Arbor day, its purpose and observance. Page: Front Inside
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ARBOR DAY has become associated all over the United
States with economic as well as patriotic and esthetic
ideas The planting of trees by schools or organizations is
usually accompanied by ceremonies intended not only to
impress upon those present the beauty of trees and their
effect in improving the appearance of school grounds,
streets, parks, highways, etc., but also to lead them to a
realization of the value of community and national foresight.
As a patriotic festival it partakes of the nature of
a Fourth-of-July celebration or the observance of Washington's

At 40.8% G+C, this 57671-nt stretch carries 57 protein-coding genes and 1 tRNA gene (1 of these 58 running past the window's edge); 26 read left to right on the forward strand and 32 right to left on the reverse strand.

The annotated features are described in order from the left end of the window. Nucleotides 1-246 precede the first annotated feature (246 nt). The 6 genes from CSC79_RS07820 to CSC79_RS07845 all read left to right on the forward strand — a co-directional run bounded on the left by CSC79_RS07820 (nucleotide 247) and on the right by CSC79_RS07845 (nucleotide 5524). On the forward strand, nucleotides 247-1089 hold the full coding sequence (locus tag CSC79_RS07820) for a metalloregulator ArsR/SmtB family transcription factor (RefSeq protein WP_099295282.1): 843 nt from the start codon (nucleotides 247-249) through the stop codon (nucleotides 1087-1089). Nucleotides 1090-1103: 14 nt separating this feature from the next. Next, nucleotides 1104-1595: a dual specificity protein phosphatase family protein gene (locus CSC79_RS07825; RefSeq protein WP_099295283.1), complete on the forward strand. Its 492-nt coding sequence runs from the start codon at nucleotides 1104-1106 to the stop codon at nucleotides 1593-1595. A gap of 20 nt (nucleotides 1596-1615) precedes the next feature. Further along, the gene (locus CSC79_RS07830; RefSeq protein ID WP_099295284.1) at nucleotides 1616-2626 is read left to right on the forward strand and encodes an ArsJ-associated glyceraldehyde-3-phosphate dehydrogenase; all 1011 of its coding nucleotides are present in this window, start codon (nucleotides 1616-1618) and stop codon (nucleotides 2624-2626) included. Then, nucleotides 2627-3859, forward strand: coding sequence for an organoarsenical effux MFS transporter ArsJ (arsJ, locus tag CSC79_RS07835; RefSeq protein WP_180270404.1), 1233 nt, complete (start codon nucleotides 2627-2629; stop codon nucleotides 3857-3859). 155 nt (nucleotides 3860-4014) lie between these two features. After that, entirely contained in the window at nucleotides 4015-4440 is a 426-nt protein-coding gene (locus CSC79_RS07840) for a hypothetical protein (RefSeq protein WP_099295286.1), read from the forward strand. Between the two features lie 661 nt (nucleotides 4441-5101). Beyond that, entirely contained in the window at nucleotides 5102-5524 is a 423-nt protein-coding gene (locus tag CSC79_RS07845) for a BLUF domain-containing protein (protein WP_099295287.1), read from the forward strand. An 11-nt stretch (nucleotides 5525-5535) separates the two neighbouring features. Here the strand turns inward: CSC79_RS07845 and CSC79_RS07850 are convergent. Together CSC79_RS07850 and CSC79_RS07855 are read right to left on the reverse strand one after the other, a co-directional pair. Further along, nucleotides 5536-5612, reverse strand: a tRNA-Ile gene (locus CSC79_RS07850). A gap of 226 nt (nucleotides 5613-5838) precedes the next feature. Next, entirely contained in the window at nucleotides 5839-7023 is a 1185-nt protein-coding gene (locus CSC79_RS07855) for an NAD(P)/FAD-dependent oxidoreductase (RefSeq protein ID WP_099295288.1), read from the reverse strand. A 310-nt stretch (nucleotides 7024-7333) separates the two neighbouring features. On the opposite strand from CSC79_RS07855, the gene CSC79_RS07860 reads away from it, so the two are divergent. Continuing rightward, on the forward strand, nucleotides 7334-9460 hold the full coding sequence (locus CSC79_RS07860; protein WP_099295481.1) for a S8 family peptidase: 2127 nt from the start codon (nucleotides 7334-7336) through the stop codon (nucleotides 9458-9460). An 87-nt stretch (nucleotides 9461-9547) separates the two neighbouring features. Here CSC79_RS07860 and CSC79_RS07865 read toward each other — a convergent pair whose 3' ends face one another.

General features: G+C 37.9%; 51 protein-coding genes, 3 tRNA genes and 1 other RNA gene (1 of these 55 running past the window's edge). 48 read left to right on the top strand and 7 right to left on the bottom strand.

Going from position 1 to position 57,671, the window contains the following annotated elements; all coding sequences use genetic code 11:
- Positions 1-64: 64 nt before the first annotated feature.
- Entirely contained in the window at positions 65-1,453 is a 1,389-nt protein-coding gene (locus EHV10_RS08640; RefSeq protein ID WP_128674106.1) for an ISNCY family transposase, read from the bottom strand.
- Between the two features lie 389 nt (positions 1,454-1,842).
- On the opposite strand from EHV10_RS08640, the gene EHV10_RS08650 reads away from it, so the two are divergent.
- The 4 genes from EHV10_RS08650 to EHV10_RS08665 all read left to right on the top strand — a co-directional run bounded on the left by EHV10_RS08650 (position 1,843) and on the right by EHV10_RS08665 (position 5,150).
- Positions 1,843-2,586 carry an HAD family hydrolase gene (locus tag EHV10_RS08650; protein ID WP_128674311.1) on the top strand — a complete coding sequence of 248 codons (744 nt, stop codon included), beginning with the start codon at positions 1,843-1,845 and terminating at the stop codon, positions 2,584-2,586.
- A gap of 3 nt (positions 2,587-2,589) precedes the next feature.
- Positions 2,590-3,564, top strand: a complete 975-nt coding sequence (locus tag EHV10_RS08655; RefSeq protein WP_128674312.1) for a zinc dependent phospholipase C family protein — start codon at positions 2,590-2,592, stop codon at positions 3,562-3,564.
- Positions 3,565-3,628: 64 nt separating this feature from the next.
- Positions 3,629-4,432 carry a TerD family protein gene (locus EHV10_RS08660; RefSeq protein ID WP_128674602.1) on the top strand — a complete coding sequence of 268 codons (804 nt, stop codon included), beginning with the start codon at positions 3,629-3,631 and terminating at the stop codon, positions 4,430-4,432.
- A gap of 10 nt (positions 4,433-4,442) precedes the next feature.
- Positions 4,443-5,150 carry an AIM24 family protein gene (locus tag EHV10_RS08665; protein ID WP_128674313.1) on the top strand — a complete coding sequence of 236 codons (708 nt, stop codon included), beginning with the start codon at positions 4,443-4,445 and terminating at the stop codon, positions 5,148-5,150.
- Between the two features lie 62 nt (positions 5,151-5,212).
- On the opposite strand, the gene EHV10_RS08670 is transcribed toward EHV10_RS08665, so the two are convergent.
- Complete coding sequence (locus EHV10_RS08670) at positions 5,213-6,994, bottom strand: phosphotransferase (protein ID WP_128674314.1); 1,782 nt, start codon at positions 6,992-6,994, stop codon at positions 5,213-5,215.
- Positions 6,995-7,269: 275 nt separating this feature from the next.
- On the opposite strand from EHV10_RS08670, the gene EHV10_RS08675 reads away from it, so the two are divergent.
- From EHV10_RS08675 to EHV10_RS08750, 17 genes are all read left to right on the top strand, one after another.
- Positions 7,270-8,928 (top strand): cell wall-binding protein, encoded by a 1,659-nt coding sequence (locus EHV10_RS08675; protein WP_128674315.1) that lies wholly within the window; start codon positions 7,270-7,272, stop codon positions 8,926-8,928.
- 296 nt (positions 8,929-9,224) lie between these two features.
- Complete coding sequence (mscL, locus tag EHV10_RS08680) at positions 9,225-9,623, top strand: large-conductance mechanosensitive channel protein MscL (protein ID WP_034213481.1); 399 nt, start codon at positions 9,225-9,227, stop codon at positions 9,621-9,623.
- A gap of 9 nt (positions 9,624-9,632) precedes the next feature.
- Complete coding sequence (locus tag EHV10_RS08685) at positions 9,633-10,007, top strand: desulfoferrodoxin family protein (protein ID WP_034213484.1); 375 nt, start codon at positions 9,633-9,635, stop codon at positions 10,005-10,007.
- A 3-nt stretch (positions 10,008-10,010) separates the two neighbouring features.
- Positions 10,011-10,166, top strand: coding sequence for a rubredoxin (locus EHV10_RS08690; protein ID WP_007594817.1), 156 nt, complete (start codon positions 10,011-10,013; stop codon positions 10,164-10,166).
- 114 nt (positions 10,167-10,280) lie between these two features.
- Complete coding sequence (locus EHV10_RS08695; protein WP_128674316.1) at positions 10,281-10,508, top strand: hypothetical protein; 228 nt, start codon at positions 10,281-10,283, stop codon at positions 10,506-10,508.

Birthday, and in Texas, where the season is propitious,
it is observed on February 22. An abundant
supply of timber has always had a basic influence on the
development of the American Nation and on the high
standards of living characteristic of this country. Even
more beautiful and more important to the national wellbeing
than the trees of streets and parks are the great
forests of pine and fir and hardwoods that clothe the mountainsides
and the sandy plains, and that should be a neverfailing
source of wood, water, and other necessities of life
and civilization. The Arbor Day tree is not only a thing
of beauty and utility in itself; it is also a symbol, standing
for the recognition of the importance of the forest in the
life of the Nation.
WhiptA D. n.C. Issued June 1923
Wabintam.s D. C. Revised November 1936
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United States. Forest Service. Arbor day, its purpose and observance., book, November 1936; Washington D.C.. (https://digital.library.unt.edu/ark:/67531/metadc3441/m1/2/: accessed August 14, 2020), University of North Texas Libraries, UNT Digital Library, https://digital.library.unt.edu; crediting UNT Libraries Government Documents Department.